Hot and Humid Weather Beyond What Human Body Can Tolerate Is Already Here

Episodes of extremely hot and humid weather beyond what the human body is theoretically capable of surviving are occurring around the world.

Climate models have predicted that these conditions would occur in parts of the tropics and subtropics by the mid-21st century. However, a comprehensive evaluation of weather station data has revealed that these dangerous episodes are already appearing in confined areas, according to a study published in the journal Science Advances.

Scientists measure the combination of heat and humidity with something called the "wet bulb" Centigrade scale, which is often translated into "heat index" or "real-feel" Fahrenheit readings in the United States.

While the human body has a remarkable ability to shed excess heat, previous research suggests that even a strong, physically fit person resting in the shade with no clothes and unlimited access to drinking water would likely die within hours in wet bulb readings of more than 35° Celsius—equivalent to a heat index of 160 Fahrenheit. This is because sweat cannot evaporate quickly enough in the saturated air, resulting in the body overheating.

However, even at wet bulb temperature of 32° Celsius, these same physically fit people would likely be incapable of carrying out normal outdoor activities. And anything in the high 20s and low 30s can be dangerous to human health.

"It's hard to exaggerate the effects of anything that gets into the 30s," Colin Raymond, lead author of the study who at the time of the research was a PhD. student at Columbia University's Lamont-Doherty Earth Observatory, said in a statement.

"High wet bulb temperatures cause people to overheat, suffering heat stroke or in extreme cases, death. When wet bulb temperatures are high, people will be unable to do strenuous activities outdoors for prolonged periods of time, such as construction, farming, and sports," Radley Horton, another author of the study from Lamont-Doherty, told Newsweek.

In the study, Raymond and colleagues analyzed data from nearly 8,000 weather stations collected between 1979 and 2017, finding that some coastal subtropical locations have already reported a wet bulb temperature of 35° Celsius.

"Previous studies projected that this would happen several decades from now, but this shows it's happening right now," Raymond said. "The times these events last will increase, and the areas they affect will grow in direct correlation with global warming."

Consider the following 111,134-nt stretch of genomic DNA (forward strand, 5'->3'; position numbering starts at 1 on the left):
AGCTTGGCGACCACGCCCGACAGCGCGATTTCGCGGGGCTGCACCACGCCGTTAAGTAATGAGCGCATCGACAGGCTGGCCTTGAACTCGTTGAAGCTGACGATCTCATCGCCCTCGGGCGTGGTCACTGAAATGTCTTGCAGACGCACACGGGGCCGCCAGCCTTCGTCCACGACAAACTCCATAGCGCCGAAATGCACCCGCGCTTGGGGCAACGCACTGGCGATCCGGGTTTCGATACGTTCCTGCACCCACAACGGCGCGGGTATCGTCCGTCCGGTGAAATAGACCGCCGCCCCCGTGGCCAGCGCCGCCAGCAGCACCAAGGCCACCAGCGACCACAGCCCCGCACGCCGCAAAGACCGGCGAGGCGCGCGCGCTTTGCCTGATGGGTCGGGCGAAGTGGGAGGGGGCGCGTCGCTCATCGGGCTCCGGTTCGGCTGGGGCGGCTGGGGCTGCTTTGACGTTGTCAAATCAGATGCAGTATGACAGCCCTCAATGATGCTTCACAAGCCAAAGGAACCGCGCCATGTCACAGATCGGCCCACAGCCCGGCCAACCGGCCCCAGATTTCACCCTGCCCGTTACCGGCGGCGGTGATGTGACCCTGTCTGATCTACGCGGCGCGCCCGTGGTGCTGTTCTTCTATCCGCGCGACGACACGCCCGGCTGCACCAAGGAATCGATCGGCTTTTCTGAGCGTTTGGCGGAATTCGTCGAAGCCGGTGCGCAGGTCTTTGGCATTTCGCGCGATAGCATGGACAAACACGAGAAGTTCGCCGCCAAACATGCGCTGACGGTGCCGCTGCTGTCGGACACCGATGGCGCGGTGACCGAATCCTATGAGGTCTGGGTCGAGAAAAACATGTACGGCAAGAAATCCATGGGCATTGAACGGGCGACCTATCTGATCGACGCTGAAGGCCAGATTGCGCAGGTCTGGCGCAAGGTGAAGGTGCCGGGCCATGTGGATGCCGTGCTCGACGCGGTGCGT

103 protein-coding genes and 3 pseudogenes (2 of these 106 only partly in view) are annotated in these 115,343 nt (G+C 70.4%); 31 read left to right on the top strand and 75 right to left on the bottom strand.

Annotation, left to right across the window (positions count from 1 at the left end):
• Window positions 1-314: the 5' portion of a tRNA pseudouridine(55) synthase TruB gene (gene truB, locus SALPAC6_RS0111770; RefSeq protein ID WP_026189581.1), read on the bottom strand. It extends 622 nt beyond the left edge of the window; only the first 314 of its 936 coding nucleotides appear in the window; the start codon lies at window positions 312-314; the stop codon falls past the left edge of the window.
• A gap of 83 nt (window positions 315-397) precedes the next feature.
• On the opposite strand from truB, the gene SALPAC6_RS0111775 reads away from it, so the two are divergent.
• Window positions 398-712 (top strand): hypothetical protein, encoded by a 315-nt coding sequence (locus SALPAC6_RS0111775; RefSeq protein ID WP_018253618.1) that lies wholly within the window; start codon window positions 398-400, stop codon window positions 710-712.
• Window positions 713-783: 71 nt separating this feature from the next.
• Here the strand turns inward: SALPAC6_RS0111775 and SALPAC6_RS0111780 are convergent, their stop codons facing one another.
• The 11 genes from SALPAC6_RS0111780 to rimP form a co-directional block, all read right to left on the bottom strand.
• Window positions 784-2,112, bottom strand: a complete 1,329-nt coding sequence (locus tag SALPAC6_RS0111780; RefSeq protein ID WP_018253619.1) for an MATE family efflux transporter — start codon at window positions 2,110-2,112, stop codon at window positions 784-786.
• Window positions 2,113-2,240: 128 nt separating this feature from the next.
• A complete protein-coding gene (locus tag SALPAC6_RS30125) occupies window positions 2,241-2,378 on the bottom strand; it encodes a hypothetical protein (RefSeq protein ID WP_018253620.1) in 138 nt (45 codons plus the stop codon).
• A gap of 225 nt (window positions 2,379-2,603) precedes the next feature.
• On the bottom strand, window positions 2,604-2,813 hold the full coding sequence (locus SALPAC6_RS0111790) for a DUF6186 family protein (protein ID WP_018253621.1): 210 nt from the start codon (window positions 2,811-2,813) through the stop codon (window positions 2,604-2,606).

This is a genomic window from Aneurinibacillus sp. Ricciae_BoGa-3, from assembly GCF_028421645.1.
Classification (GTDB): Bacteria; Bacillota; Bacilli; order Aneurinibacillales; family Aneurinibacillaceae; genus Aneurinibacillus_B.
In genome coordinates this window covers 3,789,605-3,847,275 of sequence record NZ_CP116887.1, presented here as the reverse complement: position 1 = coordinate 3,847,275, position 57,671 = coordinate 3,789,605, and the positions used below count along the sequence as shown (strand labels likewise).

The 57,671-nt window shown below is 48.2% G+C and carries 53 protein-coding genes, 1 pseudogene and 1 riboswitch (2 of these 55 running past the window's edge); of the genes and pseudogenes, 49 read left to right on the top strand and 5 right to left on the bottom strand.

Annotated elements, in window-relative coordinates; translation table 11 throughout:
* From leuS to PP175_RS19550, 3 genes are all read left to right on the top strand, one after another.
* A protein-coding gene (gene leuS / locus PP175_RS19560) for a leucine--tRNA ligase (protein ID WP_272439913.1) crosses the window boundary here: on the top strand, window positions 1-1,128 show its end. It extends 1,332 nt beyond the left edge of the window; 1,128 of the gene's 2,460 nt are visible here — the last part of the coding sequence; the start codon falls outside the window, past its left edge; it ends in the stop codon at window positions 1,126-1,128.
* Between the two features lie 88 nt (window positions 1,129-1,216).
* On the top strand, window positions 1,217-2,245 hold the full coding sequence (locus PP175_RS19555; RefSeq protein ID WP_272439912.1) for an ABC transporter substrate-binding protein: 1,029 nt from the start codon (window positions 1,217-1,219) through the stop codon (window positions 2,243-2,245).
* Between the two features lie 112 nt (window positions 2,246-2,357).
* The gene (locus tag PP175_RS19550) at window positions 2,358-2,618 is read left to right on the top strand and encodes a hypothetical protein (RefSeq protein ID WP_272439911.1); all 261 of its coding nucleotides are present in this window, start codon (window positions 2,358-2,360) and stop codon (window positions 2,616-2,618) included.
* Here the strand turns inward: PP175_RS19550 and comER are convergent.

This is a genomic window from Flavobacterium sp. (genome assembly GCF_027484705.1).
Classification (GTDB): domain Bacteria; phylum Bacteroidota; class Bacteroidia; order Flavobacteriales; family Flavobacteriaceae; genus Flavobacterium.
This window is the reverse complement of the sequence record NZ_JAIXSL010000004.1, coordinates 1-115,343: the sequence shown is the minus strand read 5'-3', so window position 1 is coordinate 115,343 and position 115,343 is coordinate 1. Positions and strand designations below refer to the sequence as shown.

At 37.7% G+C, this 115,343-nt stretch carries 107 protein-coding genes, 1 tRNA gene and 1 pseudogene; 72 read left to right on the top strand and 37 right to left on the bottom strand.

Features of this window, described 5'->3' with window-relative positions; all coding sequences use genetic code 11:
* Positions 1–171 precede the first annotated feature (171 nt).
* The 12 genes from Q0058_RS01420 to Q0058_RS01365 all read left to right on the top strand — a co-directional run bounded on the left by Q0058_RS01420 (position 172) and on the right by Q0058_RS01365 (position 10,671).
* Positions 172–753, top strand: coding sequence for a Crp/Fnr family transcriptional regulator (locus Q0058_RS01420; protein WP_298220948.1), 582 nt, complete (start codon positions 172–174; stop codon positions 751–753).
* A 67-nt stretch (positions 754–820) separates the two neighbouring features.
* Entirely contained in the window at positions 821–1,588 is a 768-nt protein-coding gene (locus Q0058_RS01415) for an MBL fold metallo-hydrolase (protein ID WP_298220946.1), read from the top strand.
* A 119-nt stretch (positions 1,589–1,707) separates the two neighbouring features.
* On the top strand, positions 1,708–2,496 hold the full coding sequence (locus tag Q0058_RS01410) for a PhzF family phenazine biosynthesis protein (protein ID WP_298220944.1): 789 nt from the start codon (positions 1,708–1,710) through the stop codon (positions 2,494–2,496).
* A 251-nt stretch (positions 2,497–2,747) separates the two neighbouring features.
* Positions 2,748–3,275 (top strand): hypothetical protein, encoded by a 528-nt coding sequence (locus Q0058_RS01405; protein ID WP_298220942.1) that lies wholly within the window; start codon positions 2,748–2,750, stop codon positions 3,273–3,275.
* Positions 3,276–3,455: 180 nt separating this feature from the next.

Furthermore, the researchers found that occurrences of dangerous wet bulb temperatures of over 27°C have more than doubled since 1979.

The incidences of extreme temperature and humidity detailed in the study were highly localized in space and time, usually lasting just one or two hours.

This could explain why they were missed by previous climate research, which tends to look at averages of heat and humidity measured over large areas and for several hours at a time. In the latest study, the researchers looked at hourly data to get around this problem.

heatwave, new york city
As a heat wave descends upon New York, people seek refuge from the record high temperatures at the beach in Coney Island on July 20, 2019 in New York City. Andrew Lichtenstein/Corbis via Getty Images

The paper identifies thousands of previously rare or unprecedented episodes of extreme heat and humidity in Asia, Africa, Australia, South America and North America. In the U.S., extreme wet bulb temperatures occurred dozens of times, mainly near the Gulf Coast.

However, the highest , potentially fatal, readings were documented 14 times along the Persian Gulf in the cities of Dhahran and Damman in Saudi Arabia; Doha in Qatar and Ras Al Khaimah in the United Arab Emirates.

Most of the incidences tend to be located along coastlines, confined seas, gulfs and straits, where water is evaporated by hot air.

"We may be closer to a real tipping point on this than we think," Horton said in the statement.

"The economic and health risks of extreme humid heat have been underestimated, to the extent they have been estimated at all, in many vulnerable regions such as South Asia," he told Newsweek.

Steven Sherwood, a researcher at the University of New South Wales in Australia, who was not involved in the study, said in a statement: "These measurements imply that some areas of Earth are much closer than expected to attaining sustained intolerable heat. It was previously believed we had a much larger margin of safety."